By Jeff Jones and Amanda Hosey

You might have considered adding forensic restoration as a service of your business, and right now is a good time to be in the field because of the current pandemic and its cleanup response. But there is a misconception that forensic restoration is just “crime scene cleaning.” The truth is there is much more to the industry subsect than that.

According to the Global BioRisk Advisory Council (GBAC), “Forensic restoration is a comprehensive remediation of building structures and environments that have been contaminated or suspected to be contaminated by biohazardous materials.” These biohazardous materials could come from incidents of infectious disease, crime and trauma, suicide, unattended death, gross animal fecal contamination, hoarding houses, unsanitary dwellings, etc. The list can go on, but those are some of the primaries.

A day in the life of forensic restoration

Forensic restoration work, like all service work, starts with a phone call. Even if a client inquires about this over the internet, eventually you’re going to make phone contact with someone, so it’s absolutely critical that we try to acquire as much critical incident data as possible: who, what, where, when, and how. That helps us prepare physically, psychologically, and even spiritually for where we’re going and what we’re going to be walking into. It also enables us to get our team properly prepared: Make sure we double check that we’ve got everything—within our vehicles and our mobile support systems—and have all the tools ready when we get out there.

Set up

Once we hit that site, we’re going to be following protocol. We can put different incident sites side by side, and you’ll see how the protocol works on both of them. In one instance, we’re responding to a shotgun suicide. A very graphic scene, this is what a lot of people think about when they think of crime scene cleaning. On the other site, we’re responding to the introduction of a known infectious agent.

On both of these sites, the first thing we are going to do is a site assessment. Here, we look for our safety hazards—the same things that would be involved with traditional restoration. Fire, water, slip and fall potential, electrical hazards, sharps, and anything else that could be a safety hazard needs to be documented.

Zone creation

Next we take our initial ATP readings; we’ll be photographing, logging, and taking measurements. We must document everything. At that time, when we’re establishing the scope of the work, we’ll designate our operations zone, our transition zone, and our clear zone—three distinct zones.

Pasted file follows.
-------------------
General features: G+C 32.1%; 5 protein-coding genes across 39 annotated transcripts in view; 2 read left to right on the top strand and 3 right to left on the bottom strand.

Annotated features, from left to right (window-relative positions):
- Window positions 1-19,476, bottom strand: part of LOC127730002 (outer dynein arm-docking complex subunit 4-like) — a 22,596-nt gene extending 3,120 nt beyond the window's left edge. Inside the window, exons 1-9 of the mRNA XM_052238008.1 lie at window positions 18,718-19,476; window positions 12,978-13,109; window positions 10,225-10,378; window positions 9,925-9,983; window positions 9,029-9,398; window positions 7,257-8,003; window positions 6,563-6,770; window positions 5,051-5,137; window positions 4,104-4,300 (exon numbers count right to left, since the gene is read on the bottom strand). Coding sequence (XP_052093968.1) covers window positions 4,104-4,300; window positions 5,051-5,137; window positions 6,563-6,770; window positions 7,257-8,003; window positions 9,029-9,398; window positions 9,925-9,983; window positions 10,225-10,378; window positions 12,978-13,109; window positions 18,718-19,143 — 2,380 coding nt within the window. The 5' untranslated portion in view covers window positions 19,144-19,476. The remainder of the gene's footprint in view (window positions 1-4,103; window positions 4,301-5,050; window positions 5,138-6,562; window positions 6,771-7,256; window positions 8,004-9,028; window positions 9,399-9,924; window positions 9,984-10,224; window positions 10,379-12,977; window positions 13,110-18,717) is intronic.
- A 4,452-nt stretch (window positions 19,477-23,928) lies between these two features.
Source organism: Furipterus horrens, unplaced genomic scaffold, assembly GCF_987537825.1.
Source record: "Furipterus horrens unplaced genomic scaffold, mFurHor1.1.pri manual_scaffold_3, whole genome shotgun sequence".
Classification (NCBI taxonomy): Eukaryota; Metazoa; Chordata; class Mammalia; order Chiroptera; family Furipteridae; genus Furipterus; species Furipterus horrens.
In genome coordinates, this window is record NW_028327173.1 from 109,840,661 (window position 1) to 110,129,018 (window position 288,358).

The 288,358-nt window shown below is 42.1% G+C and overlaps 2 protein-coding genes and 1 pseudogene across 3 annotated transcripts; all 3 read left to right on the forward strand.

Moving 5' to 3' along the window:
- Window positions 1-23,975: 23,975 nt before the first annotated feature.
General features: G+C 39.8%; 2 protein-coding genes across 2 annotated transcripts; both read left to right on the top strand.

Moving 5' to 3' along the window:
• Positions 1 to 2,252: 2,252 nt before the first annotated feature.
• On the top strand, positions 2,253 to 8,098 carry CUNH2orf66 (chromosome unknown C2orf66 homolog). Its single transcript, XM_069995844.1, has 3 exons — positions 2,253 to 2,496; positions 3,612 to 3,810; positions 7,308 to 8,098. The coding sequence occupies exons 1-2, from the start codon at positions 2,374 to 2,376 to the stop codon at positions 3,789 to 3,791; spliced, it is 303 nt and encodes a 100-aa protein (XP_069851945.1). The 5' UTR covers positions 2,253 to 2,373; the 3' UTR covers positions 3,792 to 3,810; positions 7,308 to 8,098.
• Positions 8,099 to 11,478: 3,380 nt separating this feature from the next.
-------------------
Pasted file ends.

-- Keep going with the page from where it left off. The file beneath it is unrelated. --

Needless to say, operations is where the actual work is going on. Let’s say for a moment that shotgun suicide happened in a bedroom. That bedroom is going to be the initial operations zone. But make no mistake, whenever a firearm is discharged, there is an incredible amount of energy that’s released. The larger the caliber, the more energy that is released. Things on the biological end have been known to bounce off walls and go down halls, so you’ve got to do your due diligence and establish where your operations zone is. The same is true of the known infectious agent site. If the infectious agent originated in the bedroom, it could be confined to that bedroom, but it also might scope out to be the entire house.

Next is the transition zone where people make the transition from the clear zone to the operations zone. This is where working materials can be place and where donning and doffing can occur before moving to the clear zone. Back in the old days many called the clear zone the “clean zone.” The problem with this characterization is this: I didn’t clean it; you didn’t clean it; so, who cleaned it? We know what the definition of clean is. This area is simply clear of biological materials; it is not clean.

Pre-disinfection and load reduction

The next step on either hypothetical jobsites is to do pre-disinfecting with an EPA-registered, hospital-grade tuberculocidal disinfectant with a six-log kill, proven to kill both gram-negative and gram-positive bacteria and inactivate both enveloped and nonenveloped viruses. We have no illusions about this being able to take care of all the biological threats on site. We do this as a pathogenic knock-down to make this a safer working environment for the team.

At this point, our two scenarios separate a bit. The next step in the protocol is a load reduction. The load reduction is defined as “the removal of all gross amounts of biological contaminants.” That’s pretty easy to figure out on the self-cessation via firearm, but on a tier-four introduction of a known infectious agent, there may not be a gross amount of biological contaminants. So, what do you do? You simply skip that step and go on to the next one because after the load reduction comes detailed forensic cleaning.